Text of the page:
A second important celebration is called Siala and commemorates the birthday of the Prophet Mohammed. It involves all night chanting of Yao traditional and Islamic stories and teachings. Dance troops of men compete with each other in stamping out a warlike dance. Lots of food must be eaten, of course! This means corn mush cakes eaten with various vegetables, goat and chicken.
ReligionThe Yao are Sunni Muslims, mainly of the Shafi school. The Islam of the Yao is mixed with their pre-Islamic animist beliefs, witchcraft and ancestral cults. In recent years there has been a move toward Islamic orthodoxy. At the same time, there is increased receptivity toward the message of Jesus' life and love.
HistoryThe Yao are a Bantu people. They converted to Islam only about 150 years ago, towards the end of the mid-1800's. As traders with the Arabs from the coast, they exchanged slaves, ivory, tobacco, gunpowder and cloth. Supplied with firearms by the Arabs, they raided neighboring tribes and took captives for sale into slavery. When the British, at the request of Christian missionaries, stopped the slave trading of the Yao merchants, the Yao turned to the religion of their slave-trading partners, and grew highly resistant to Christianity.
Malawi: SIM is currently serving the Yao in the Mangochi district. An emphasis in all our ministries is on developing local leadership. Marriage seminars are also being held. A great need exists for community development in areas such as obtaining safe water, improving sanitation and hygiene, basic health and nutrition, family planning, agriculture, intensive gardening and animal husbandry. Many of the adults want to learn to read and so literacy classes are in growing demand.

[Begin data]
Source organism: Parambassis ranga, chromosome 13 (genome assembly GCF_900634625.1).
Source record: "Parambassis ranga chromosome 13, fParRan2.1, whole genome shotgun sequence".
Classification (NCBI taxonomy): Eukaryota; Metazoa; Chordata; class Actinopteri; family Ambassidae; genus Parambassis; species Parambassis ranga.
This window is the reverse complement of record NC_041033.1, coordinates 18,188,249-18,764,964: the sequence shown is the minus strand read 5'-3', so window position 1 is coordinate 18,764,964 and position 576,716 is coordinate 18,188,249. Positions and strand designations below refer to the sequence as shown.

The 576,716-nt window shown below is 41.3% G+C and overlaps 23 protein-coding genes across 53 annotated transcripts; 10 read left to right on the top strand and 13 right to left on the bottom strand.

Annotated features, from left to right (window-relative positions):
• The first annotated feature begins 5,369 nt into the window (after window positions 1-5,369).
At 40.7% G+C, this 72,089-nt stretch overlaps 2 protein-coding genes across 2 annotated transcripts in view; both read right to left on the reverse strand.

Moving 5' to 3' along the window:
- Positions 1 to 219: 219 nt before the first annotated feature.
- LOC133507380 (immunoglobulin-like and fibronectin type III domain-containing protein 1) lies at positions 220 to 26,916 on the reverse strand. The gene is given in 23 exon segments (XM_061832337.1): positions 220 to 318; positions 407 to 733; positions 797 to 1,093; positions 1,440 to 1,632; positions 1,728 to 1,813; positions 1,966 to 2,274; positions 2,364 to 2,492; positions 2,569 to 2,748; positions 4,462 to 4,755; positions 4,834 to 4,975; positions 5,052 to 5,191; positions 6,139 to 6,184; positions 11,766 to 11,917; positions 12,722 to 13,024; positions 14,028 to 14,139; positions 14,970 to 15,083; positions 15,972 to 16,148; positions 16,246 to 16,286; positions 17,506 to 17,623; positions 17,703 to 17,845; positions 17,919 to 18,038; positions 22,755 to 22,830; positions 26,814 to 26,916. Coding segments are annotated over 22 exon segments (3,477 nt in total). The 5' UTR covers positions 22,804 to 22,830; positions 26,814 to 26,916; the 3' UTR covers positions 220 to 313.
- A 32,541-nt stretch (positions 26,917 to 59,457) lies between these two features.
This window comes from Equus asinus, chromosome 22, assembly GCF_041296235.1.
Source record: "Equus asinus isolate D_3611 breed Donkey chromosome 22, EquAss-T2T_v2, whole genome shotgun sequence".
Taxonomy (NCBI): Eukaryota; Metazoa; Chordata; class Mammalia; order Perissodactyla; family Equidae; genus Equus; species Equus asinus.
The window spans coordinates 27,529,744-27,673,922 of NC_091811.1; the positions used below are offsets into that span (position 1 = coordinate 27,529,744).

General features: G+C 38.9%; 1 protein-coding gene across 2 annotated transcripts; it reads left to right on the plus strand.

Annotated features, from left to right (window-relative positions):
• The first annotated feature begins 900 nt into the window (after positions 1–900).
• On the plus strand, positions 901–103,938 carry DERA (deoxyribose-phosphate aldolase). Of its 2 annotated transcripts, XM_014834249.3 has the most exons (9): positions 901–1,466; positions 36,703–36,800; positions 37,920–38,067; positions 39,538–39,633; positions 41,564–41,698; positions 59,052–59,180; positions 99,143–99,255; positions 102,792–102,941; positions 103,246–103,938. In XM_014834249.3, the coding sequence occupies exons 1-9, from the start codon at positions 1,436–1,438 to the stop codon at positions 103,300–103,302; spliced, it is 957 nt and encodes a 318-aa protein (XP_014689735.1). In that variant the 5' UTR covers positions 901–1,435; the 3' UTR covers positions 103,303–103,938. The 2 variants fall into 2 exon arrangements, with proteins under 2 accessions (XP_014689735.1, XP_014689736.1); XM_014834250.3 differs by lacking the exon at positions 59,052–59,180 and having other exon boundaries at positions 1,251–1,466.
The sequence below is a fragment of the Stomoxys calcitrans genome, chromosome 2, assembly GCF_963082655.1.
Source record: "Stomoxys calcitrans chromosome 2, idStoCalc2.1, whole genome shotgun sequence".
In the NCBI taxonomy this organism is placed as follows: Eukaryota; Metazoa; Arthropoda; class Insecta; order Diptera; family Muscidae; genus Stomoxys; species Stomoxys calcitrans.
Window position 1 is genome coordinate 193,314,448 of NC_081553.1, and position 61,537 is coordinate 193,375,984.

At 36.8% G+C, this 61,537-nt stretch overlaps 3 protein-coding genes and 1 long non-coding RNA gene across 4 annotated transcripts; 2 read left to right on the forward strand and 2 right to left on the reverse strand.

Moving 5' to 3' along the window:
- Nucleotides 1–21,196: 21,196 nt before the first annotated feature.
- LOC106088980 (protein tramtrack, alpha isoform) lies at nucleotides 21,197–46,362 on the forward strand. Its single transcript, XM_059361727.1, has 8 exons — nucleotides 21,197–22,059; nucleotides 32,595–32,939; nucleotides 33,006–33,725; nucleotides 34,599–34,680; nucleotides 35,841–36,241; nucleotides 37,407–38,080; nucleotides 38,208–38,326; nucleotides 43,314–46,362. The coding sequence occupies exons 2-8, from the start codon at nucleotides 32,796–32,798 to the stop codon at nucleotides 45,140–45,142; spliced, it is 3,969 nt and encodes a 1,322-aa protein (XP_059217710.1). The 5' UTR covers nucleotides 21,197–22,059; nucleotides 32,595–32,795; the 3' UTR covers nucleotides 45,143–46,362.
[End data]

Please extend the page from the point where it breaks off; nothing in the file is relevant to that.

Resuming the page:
Mozambique: Since 2001, SIM has been serving the Yao in Niassa province. Our team members are learning the Chiyao language and helping to strengthen existing churches. While officially the Anglican church has many Yao congregations and the Assembly of God also has a couple, religious rituals tend to dominate their experience more than a heart level knowledge of the Living Saviour. SIM workers contribute through Bible teaching that deepens the local churches. Presently in Mozambique, a great openness exists in Yao villages towards Bible study. SIM workers are also involved in getting Bible stories and studies printed in their language.
Portions of the Bible including the first five books of the New Testament were translated into the Chiyao language from 1880-1935. A SIM project is now underway to complete the entire Bible into Chiyao. Please pray with us for accuracy and good progress.
Literature besides Scripture portions is becoming more common in Chiyao. Radio stations such as FEBA and TWR now have news bulletins as well as a few programs in Chiyao. Radio ministry has great possibility among the Yao and a new station has recently come on the air, produced by Reformed missionaries.
RelatedMore about the Yao from: